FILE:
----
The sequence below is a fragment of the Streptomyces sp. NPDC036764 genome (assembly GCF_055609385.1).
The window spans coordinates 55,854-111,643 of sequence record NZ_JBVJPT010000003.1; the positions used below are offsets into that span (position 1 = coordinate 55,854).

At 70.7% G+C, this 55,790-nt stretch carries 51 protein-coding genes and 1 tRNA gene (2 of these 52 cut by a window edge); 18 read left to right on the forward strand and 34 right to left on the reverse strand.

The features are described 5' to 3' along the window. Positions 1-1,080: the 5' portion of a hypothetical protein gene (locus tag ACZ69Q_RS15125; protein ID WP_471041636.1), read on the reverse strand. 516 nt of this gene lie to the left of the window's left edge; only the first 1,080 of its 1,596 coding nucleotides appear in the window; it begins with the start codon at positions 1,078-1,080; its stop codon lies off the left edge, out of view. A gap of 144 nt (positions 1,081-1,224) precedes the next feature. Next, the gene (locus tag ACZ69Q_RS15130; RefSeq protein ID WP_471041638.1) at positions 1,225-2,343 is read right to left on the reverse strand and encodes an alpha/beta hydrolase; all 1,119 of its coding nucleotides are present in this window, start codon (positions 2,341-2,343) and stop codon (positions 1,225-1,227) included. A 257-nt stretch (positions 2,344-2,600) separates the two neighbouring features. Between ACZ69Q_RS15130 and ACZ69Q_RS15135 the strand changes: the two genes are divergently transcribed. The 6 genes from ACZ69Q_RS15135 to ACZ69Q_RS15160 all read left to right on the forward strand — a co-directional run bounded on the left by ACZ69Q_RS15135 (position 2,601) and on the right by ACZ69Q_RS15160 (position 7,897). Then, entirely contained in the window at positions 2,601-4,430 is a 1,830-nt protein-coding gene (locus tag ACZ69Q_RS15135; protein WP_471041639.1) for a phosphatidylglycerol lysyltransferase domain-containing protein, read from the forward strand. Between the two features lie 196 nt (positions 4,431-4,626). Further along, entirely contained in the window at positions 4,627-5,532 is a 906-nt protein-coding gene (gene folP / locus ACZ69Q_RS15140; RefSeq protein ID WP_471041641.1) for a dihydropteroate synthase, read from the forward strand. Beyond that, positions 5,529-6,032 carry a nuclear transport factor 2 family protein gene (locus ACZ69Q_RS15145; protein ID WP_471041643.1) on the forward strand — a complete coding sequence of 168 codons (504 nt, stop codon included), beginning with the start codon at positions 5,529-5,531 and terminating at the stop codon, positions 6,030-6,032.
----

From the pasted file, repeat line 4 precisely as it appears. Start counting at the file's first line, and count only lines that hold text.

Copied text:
The features are described 5' to 3' along the window. Positions 1-1,080: the 5' portion of a hypothetical protein gene (locus tag ACZ69Q_RS15125; protein ID WP_471041636.1), read on the reverse strand. 516 nt of this gene lie to the left of the window's left edge; only the first 1,080 of its 1,596 coding nucleotides appear in the window; it begins with the start codon at positions 1,078-1,080; its stop codon lies off the left edge, out of view. A gap of 144 nt (positions 1,081-1,224) precedes the next feature. Next, the gene (locus tag ACZ69Q_RS15130; RefSeq protein ID WP_471041638.1) at positions 1,225-2,343 is read right to left on the reverse strand and encodes an alpha/beta hydrolase; all 1,119 of its coding nucleotides are present in this window, start codon (positions 2,341-2,343) and stop codon (positions 1,225-1,227) included. A 257-nt stretch (positions 2,344-2,600) separates the two neighbouring features. Between ACZ69Q_RS15130 and ACZ69Q_RS15135 the strand changes: the two genes are divergently transcribed. The 6 genes from ACZ69Q_RS15135 to ACZ69Q_RS15160 all read left to right on the forward strand — a co-directional run bounded on the left by ACZ69Q_RS15135 (position 2,601) and on the right by ACZ69Q_RS15160 (position 7,897). Then, entirely contained in the window at positions 2,601-4,430 is a 1,830-nt protein-coding gene (locus tag ACZ69Q_RS15135; protein WP_471041639.1) for a phosphatidylglycerol lysyltransferase domain-containing protein, read from the forward strand. Between the two features lie 196 nt (positions 4,431-4,626). Further along, entirely contained in the window at positions 4,627-5,532 is a 906-nt protein-coding gene (gene folP / locus ACZ69Q_RS15140; RefSeq protein ID WP_471041641.1) for a dihydropteroate synthase, read from the forward strand. Beyond that, positions 5,529-6,032 carry a nuclear transport factor 2 family protein gene (locus ACZ69Q_RS15145; protein ID WP_471041643.1) on the forward strand — a complete coding sequence of 168 codons (504 nt, stop codon included), beginning with the start codon at positions 5,529-5,531 and terminating at the stop codon, positions 6,030-6,032.